(376z) Development of a New Computational Tool to Study Protein Assembly at the Blood-Brain Barrier Interface
AIChE Annual Meeting
Tuesday, November 12, 2019 - 3:30pm to 5:00pm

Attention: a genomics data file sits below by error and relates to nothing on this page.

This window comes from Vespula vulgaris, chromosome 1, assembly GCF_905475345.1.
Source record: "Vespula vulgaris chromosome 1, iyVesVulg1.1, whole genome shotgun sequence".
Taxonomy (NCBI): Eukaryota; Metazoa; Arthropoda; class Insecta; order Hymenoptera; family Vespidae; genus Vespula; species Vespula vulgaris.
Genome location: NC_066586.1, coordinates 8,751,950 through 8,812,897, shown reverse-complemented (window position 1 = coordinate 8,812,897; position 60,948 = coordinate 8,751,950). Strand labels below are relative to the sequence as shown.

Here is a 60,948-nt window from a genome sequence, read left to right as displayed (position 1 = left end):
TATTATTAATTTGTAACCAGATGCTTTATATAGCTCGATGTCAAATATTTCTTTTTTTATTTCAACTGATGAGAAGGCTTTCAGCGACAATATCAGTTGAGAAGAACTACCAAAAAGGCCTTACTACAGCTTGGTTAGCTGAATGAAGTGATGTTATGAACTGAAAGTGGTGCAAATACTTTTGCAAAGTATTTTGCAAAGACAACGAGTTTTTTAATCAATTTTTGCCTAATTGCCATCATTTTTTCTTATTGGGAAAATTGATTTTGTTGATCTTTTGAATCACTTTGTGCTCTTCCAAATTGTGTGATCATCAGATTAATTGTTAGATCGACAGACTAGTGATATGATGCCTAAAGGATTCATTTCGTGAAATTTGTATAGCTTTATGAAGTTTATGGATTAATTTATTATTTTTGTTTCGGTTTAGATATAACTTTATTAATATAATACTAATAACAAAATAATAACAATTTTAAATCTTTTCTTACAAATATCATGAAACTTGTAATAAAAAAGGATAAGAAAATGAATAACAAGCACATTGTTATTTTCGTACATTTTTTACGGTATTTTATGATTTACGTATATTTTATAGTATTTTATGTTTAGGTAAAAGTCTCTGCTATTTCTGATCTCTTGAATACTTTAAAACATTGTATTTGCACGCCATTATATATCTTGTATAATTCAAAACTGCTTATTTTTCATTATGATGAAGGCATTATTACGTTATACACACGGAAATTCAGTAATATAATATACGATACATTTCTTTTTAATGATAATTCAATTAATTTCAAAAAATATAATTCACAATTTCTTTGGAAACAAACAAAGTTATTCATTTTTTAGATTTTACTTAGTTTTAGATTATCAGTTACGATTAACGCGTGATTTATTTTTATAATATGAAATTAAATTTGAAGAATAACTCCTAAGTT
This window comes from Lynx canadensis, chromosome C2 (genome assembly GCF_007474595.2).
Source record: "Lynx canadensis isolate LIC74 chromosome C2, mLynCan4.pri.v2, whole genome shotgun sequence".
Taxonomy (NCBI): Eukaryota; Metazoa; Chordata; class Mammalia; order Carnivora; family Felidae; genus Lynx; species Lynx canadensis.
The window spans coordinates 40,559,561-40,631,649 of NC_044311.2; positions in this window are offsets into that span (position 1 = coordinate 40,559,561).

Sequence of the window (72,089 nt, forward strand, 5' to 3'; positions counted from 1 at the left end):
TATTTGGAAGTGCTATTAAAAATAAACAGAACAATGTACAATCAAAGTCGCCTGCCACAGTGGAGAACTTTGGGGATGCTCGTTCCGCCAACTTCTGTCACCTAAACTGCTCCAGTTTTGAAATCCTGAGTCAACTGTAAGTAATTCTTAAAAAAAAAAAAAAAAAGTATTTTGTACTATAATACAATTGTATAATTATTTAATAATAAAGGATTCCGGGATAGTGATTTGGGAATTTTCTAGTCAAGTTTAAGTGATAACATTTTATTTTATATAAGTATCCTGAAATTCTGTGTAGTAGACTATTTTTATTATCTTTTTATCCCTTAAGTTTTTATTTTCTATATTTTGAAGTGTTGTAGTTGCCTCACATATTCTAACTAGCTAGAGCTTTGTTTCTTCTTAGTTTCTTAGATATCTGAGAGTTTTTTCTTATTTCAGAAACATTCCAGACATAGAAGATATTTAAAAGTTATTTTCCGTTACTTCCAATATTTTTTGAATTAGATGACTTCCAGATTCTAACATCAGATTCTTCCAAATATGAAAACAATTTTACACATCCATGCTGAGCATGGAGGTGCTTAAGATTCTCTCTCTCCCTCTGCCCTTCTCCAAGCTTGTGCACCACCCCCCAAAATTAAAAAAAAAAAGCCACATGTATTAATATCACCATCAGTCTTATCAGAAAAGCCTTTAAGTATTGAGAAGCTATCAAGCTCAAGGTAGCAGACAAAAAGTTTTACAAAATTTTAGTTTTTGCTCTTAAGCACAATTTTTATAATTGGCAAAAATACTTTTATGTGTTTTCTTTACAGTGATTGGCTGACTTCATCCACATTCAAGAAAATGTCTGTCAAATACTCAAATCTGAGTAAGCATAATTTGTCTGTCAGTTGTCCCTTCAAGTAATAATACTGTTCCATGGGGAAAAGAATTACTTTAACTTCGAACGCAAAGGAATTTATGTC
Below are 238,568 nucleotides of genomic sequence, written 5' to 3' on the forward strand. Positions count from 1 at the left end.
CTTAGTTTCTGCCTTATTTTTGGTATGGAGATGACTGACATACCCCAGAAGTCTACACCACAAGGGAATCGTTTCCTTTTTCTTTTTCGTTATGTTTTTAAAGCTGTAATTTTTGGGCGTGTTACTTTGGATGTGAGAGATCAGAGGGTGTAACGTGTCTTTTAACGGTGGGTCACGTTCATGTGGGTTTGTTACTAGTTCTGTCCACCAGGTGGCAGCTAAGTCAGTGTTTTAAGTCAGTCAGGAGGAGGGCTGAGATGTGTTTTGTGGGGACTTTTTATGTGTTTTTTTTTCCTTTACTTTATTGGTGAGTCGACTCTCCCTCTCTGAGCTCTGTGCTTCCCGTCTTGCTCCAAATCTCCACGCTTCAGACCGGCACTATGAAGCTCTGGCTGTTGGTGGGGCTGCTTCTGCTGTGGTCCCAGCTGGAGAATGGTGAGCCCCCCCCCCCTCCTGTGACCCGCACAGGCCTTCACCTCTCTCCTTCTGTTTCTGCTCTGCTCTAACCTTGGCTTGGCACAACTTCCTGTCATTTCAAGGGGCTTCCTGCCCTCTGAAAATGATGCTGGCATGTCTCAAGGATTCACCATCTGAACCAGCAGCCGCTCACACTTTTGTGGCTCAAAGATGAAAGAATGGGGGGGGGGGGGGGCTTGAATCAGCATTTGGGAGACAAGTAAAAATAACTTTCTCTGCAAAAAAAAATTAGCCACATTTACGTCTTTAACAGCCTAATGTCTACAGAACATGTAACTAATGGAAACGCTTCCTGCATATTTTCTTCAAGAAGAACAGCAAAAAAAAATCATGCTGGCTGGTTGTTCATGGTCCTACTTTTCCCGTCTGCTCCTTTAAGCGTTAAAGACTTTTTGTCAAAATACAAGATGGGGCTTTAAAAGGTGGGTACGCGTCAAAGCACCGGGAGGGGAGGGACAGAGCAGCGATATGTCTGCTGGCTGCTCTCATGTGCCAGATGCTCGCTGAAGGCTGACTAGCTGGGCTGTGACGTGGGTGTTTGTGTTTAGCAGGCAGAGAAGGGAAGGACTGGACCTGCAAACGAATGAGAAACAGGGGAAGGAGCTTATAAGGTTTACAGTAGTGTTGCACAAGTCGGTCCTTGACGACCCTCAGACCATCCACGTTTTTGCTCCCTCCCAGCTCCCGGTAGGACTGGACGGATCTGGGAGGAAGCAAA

Transport of molecules to the brain from the neurovasculature, across the blood-brain barrier (BBB) interface, occurs via two major pathwaysâparacellular and transcellular. The paracellular pathway is passively regulated by transmembrane proteins that interact with each other to form physical barriers called the tight junctions. The tight junctions exhibit charge and size selectivity depending on the structure of the interacting proteins. It is, therefore, important to understanding the molecular-level interactions that constitute the tight junction architecture, especially at the BBB interface to enable the design of drug delivery modalities to treat neurological diseases. Experimental investigation of membrane protein association is challenging due to the hydrophobic membrane environment surrounding the proteins. Although numerous computational methods have been put forth to overcome this challenge, a comprehensive method capturing details of all possible states of protein interactions is yet to be developed. In this work, we present the development of aânew toolâthat provides quantitative estimates of membrane protein association for generating a comprehensive Protein Association Energy Landscape (PANEL). The PANEL is a computationally inexpensive approach to producing energy profiles for a wide range of proteins. We have used our method to show the association of membrane proteins responsible for the selectivity of the blood-brain tight junctions.